In junior high school, my good friend Sara would show me “fast-forward” versions of films — she would sit me down and show me her favorite movies, speeding through the parts that were too drawn-out and inconsequential, with the purpose of getting to the good stuff faster.
The Forest, the first mainstream horror movie of 2016, begins with just this type of “fast-forwarding” in order to “get to the good stuff.”
Having recently been informed that her identical twin sister, Jess, has gone missing in Japan, Sara Price (both girls played by Natalie Dormer, “The Hunger Games: Mockingjay – Part 2”) becomes determined to find her. She shrugs off any professional advice from authorities and any offers of help from her husband, growing increasingly convinced that her sister, reported to have disappeared into Japan’s “Suicide Forest,” is alive, yet lost, and needs her help.
She arrives in Japan and is warned about the dangers of the Aokigahara forest — known as the “Sea of Trees,” the forest is incredibly dense, standing at the foot of Mt. Fuji and resting above a network of ice caves. A real location, and the site of hundreds of suicides, the Aokigahara forest is believed to be home to malevolent demons (who lure people into the forest, confusing them with voices and visions, causing them to become irretrievably lost), and yurei, lost souls filled with sadness and anger seeking vengeance for wrongs in their mortal lives. Despite the warnings of every Japanese man and woman with whom she comes into contact, Sara pushes on, visiting the school where her sister taught, speaking with her students, and searching her apartment for clues about her state of mind. She boards a train for the Aokigahara forest, and meets Aiden (Taylor Kinney, “Rock the Kasbah”) a travel reporter who convinces a Japanese guide friend of his to take her along on their next hike through the forest.
The guide, Michi (Yukiyoshi Ozawa, “Rurouni Kenshin: The Legend Ends”), tells Sara that he walks through the forest regularly to search for the remains of men and women who have committed suicide, or have gotten lost in the trees succumbing to the elements. He stresses the importance of searching only in the daytime, and tells Sara that anything bad she sees is only in her head, and isn’t real. As in every encounter she’s had to this point, Sara disregards what he tells her, and decides she wants to take the lead, drawing the small group down a new path that leads them to a tent she recognizes as her sister’s. Convinced Jess is nearby, she refuses to leave, and she and Aiden remain in the forest overnight, faced with those visions and voices and terrors they were repeatedly and emphatically warned of.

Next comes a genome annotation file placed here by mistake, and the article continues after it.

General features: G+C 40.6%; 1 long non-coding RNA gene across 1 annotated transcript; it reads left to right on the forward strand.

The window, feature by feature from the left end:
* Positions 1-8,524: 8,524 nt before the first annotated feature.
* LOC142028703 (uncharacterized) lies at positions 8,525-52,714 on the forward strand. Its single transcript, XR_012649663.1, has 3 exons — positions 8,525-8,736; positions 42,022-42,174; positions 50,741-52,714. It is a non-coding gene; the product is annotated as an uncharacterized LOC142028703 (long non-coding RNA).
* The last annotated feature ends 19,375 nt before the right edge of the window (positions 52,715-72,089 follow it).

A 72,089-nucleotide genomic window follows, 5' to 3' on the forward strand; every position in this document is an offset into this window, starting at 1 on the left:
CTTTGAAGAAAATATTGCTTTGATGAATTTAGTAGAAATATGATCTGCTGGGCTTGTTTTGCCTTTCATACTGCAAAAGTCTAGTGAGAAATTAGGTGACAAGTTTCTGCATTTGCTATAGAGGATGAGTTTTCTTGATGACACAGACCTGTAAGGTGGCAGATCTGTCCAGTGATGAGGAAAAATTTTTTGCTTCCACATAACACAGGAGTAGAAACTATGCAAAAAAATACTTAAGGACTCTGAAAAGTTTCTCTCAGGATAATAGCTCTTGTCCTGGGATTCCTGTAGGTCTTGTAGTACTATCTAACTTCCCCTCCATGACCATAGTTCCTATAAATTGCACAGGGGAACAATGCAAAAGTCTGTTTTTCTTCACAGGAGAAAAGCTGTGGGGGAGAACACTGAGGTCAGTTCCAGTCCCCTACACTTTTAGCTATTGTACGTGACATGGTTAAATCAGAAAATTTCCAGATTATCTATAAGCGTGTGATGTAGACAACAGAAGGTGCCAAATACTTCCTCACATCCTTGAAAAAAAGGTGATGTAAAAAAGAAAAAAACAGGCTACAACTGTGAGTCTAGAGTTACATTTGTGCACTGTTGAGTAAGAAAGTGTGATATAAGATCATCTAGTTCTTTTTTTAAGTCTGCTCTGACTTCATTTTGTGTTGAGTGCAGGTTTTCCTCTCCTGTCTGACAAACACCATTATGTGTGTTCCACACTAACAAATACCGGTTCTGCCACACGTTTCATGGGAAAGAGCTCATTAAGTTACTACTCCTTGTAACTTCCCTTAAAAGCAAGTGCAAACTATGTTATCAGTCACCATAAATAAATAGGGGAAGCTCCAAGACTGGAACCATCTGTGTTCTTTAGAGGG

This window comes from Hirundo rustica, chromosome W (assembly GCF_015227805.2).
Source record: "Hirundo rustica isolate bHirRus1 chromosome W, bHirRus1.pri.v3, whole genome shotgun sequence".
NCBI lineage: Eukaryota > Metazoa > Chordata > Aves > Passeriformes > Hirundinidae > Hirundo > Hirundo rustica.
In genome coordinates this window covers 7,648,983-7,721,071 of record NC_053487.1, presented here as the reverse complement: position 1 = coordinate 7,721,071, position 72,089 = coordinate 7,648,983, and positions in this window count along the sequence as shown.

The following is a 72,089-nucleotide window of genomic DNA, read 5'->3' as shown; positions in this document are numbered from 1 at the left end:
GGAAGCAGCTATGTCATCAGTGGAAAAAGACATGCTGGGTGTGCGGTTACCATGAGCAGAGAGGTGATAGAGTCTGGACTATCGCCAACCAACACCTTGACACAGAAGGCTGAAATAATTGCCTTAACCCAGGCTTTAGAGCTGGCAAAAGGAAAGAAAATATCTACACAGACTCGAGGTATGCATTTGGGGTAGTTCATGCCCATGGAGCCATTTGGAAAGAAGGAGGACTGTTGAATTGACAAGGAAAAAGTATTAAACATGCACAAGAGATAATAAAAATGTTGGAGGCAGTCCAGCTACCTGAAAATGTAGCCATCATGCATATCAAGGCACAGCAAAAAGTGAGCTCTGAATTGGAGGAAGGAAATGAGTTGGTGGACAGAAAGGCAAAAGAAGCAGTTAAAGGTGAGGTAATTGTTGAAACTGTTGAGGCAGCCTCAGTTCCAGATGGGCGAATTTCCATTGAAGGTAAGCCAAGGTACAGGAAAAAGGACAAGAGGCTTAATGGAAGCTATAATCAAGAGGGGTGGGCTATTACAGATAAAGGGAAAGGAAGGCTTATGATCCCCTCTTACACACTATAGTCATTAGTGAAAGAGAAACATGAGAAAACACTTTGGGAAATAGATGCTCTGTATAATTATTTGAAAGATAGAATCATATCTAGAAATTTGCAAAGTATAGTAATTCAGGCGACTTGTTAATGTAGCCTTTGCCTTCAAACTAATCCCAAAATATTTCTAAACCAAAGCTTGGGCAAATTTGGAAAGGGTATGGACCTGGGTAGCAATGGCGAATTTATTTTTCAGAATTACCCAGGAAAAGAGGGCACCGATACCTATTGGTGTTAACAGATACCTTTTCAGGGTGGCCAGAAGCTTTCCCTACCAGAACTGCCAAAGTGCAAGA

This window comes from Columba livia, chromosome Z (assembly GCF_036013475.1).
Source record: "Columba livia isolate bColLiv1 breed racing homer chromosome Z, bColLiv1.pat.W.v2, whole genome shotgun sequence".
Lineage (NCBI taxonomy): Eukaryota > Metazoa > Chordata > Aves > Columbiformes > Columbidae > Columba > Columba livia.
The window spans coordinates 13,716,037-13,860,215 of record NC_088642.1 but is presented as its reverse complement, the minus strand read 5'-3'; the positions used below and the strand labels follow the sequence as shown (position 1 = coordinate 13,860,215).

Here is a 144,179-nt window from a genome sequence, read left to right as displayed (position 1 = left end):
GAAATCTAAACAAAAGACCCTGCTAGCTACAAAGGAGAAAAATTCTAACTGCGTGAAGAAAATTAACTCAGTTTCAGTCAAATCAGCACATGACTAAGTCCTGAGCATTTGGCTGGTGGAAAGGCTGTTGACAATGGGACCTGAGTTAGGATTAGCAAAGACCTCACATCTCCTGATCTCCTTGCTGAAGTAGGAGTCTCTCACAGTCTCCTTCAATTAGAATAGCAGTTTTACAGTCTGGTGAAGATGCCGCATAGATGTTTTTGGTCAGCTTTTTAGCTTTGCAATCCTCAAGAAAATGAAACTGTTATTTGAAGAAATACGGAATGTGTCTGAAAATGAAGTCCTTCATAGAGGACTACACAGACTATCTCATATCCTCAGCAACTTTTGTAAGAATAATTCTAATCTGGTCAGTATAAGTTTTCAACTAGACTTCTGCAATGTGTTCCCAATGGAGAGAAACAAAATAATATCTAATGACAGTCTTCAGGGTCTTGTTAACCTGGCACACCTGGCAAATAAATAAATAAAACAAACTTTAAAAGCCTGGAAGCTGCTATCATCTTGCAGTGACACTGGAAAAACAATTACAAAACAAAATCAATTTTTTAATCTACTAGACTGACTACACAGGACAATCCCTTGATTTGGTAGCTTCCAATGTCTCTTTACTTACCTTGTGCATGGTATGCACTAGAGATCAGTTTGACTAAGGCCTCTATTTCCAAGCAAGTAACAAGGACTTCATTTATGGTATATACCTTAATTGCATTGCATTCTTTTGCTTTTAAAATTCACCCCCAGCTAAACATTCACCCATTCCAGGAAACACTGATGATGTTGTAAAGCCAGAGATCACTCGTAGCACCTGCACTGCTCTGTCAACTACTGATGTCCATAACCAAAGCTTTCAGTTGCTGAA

Written by Nick Antosca, Sarah Cornwell and Ben Ketai, The Forest is an exercise in watching an arrogant foreigner tramp her way into another country’s historical landmark, convinced she knows better than those native to the area. Granted, Dormer’s Sara is intent on saving her sister’s life, but she comes across as rude, ungrateful, and completely condescending to the Japanese men and women who try to keep her from making a terrible mistake. She is the typical horror-movie-girl who boldly, and foolishly, marches into the dark room where everyone — including all of the characters — knows a madman lurks. Despite how often she tells you she wants to save her sister, Sara speaks of Jess very coldly — she describes her as always needing to be bailed out of trouble, as someone dealing with her own demons, as the one who looks at the dark side of life. She tells Aiden that Jess tried to commit suicide twice before, and we’re shown that Jess takes anti-anxiety medication, but at no point does Sara seem genuinely concerned for Jess’s well-being or state of mind. She’s treated as an annoying errand interrupting Sara’s otherwise upscale life. As a result, it’s difficult to sympathize with Sara’s insistence that she can “sense” that her twin is still alive and in need of help. Moreover, her treatment and disregard for everyone who’s trying to convince her that the Aokigahara forest is a very real and very dangerous threat makes you feel that she deserves what’s likely coming to her.
As a horror film, The Forest is short on frights, relying principally on loud noises that precede rush-at-you/in-your-face jumps scattered throughout the narrative, seemingly as ways to remind the viewer that the movie is supposed to be scary. The writing, as mentioned already, is rushed in the beginning, but it doesn’t get appreciably better once it settles from condensed conflict set-up to main character in danger essentials. Additionally, the conversations had between most characters are stiff, flat, and, at times, laughable; for example, when showing Aiden a cellphone picture of her missing twin, Sara says, “Same, right?” and Aiden replies, “Identical.” Finally, it’s incredibly difficult to suspend disbelief (an accepted element of watching horror) when Sara seems to have purchased the world’s one-and-only never-ending cellphone battery — her constant use of the cellphone flashlight is incredibly distracting, putting more focus on the unlikelihood of still having power after two days in the forest than on the tension that should be developed by a character exploring a dark cave.
Overall, while the movie itself isn’t necessarily boring, it creates more frustration than fright. The Forest, like its protagonist, doesn’t respect the history of a real place in the world; instead, it cheapens a somber location into another disappointing supernatural horror movie that will soon be gone from theaters and forgotten in minds.